What to do with your sleep data

Just tracking sleep isn't enough -- you'll need to track these other variables in order to really improve your sleep quality.

Sarah Jacobsson Purewal Freelance Writer
Sarah is a freelance writer and CNET How To blogger. Her main focus is Windows, but she also covers everything from mobile tech to video games to DIY hardware projects. She likes to press buttons and see what happens, so don't let her near any control panels.
Sarah Jacobsson Purewal
3 min read

Sarah Jacobsson Purewal/CNET

You've been tracking your sleep schedule for a couple of weeks now, and you know that you don't always get the highest-quality sleep possible. But...now what?

Sleep data, like all data, is useless when it lives in a vacuum. In order to really figure out why you sleep like a log some nights, and why you toss and turn for hours other nights, you'll need to compile additional data about your behavior and your environment. First, you'll need to make some hypotheses based on your personal observations about yourself. For example, do you feel like you sleep better on days you hit the gym? Do you feel like you sleep worse on days when you drink alcohol?

Pick a few variables that you suspect might affect your sleep quality and start gathering data on them so you can make correlations. Here are some variables to look out for:

What you eat (and drink)

What (and when) you eat, drink, and intake drugs of choice (such as alcohol and caffeine) can definitely affect your sleep quality. Use an app like MyFitnessPal (Android, iOS, and Windows Phone 8) to log your meals, snacks, and water intake throughout the day. I like MyFitnessPal because it has a large database (mostly user-edited) of foods, which makes it easier to track the variables that might affect your sleep quality more than calories -- e.g., sugar and sodium.


If you're using a fitness tracker to track sleep, you already get a pretty good idea of how much exercise you put in throughout the day. MedHelp's website integrates with lots of fitness trackers, including the Fitbit Charge , the Garmin Vivofit , and the Misfit Shine , so you can see your workout data right alongside your sleep data (if you're using MedHelp's sleep tracking feature). If you don't have an activity tracker, you can also use an app like Runkeeper (Android, iOS), which also integrates with MedHelp.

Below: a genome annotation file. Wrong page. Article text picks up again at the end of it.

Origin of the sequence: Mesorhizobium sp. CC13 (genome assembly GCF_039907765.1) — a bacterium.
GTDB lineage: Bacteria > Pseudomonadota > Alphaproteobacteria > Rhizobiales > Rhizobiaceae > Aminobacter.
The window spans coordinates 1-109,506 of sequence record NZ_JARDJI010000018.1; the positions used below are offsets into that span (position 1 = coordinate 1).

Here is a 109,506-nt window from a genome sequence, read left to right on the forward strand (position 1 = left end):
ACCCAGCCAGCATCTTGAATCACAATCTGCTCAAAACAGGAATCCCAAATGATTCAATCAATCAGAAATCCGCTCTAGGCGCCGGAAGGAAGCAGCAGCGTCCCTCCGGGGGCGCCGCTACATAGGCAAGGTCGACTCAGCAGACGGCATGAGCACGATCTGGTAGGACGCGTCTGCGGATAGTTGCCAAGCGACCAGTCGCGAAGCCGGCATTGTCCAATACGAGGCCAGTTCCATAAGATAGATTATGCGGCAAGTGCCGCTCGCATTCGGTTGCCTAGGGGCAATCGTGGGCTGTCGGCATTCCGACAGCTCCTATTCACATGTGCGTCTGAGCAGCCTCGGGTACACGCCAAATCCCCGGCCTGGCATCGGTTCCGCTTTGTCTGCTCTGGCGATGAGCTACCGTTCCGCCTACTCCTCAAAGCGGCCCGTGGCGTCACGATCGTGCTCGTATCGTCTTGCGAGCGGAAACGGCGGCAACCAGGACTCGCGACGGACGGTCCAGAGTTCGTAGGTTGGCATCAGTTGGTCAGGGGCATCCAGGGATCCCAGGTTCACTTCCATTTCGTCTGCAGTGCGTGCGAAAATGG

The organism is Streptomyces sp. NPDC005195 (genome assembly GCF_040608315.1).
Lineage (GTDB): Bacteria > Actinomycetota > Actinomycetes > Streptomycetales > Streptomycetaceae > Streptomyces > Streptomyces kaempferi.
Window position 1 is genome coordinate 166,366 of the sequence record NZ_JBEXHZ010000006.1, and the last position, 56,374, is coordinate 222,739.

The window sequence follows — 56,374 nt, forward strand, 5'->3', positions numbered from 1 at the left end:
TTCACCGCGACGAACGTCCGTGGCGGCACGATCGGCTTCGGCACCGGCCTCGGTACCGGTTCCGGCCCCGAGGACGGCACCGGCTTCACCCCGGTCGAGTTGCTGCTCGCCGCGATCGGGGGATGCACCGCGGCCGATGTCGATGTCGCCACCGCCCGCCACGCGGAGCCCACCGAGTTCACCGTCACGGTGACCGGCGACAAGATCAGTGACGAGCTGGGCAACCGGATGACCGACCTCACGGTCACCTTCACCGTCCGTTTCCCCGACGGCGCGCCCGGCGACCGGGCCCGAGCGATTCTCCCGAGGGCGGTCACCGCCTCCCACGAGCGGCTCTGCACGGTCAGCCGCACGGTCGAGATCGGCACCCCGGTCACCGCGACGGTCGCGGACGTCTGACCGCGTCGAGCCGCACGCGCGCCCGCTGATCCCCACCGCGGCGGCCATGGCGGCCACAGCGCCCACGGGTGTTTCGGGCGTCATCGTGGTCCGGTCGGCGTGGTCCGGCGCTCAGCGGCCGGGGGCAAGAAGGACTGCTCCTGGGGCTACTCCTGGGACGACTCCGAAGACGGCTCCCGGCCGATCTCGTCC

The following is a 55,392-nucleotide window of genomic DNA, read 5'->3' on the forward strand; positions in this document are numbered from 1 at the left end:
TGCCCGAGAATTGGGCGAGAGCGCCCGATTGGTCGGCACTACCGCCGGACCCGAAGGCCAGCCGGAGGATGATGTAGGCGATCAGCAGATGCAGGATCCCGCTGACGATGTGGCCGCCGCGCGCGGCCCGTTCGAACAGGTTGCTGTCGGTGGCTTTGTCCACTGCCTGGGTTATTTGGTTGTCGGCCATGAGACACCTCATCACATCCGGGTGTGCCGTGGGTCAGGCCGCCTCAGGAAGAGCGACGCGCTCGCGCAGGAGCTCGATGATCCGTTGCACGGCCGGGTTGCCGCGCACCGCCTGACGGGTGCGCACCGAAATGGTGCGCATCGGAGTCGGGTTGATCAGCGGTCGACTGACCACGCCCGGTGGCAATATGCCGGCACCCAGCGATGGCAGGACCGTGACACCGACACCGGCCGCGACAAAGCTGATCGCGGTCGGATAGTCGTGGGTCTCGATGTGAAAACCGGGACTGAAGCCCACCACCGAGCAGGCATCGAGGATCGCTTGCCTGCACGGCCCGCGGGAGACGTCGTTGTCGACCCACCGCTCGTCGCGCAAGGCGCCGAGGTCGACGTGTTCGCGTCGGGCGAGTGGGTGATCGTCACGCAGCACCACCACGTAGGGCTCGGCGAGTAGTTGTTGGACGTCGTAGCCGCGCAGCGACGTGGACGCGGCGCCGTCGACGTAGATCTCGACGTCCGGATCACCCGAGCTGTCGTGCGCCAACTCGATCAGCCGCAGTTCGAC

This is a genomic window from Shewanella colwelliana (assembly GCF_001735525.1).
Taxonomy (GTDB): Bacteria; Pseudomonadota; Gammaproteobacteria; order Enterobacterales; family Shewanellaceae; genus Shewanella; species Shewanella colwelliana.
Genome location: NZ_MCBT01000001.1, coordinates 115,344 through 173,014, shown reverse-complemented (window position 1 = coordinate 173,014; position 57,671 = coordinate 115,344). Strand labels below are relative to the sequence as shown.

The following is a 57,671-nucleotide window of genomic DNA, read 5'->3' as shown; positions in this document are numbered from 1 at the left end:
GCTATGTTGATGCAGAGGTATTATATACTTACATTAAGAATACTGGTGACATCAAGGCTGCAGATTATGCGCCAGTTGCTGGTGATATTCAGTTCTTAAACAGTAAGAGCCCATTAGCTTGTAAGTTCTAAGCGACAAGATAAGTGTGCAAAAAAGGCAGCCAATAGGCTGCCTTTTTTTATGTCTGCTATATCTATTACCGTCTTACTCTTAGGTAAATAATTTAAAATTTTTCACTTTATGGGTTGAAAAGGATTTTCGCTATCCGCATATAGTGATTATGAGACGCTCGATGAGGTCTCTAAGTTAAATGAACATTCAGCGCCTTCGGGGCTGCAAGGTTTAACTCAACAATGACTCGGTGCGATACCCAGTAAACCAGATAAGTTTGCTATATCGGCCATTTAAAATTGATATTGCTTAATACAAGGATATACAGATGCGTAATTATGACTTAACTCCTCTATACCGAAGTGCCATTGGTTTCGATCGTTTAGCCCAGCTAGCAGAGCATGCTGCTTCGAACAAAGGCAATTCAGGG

Screen time

The amount of time you spend staring at an electronic screen -- your phone, tablet or computer -- can definitely affect your sleep quality, according to a poll by the National Sleep Foundation. If you look at your sleep data and find that you're getting less sleep than you'd like to (and subsequently feeling less awake and alert during the day), consider cutting down on screen time, especially before bed. Use a screen time tracking app like Moment for iOS or QualityTime for Android to track how much time you spend on your phone, and then start making cuts where you can.

If you absolutely must use your device before you hit the sack, consider installing software that warms up your screen's color temperature -- f.lux for Mac, Linux and iOS adjusts your screen according to the time of day.


Your environment definitely affects your sleep quality, but it's tough to track light, temperature, and ambient noise when you're...well, asleep. If you want to see whether noise is an issue, download a recording app such as Sleep Talk Recorder (iOS) or SnoreClock (Android) and run it while you sleep. These apps are designed to pick up on any unusual noises (such as sleep-talking and snoring) that you make when you sleep, but they'll also pick up things like firetruck sirens, your spouse's excessive movement, barking dogs and ghosts. You can run these apps alongside sleep apps like Sleep Cycle (Android, iOS) and see if your movement correlates with ambient noise, sleep-talking or snoring.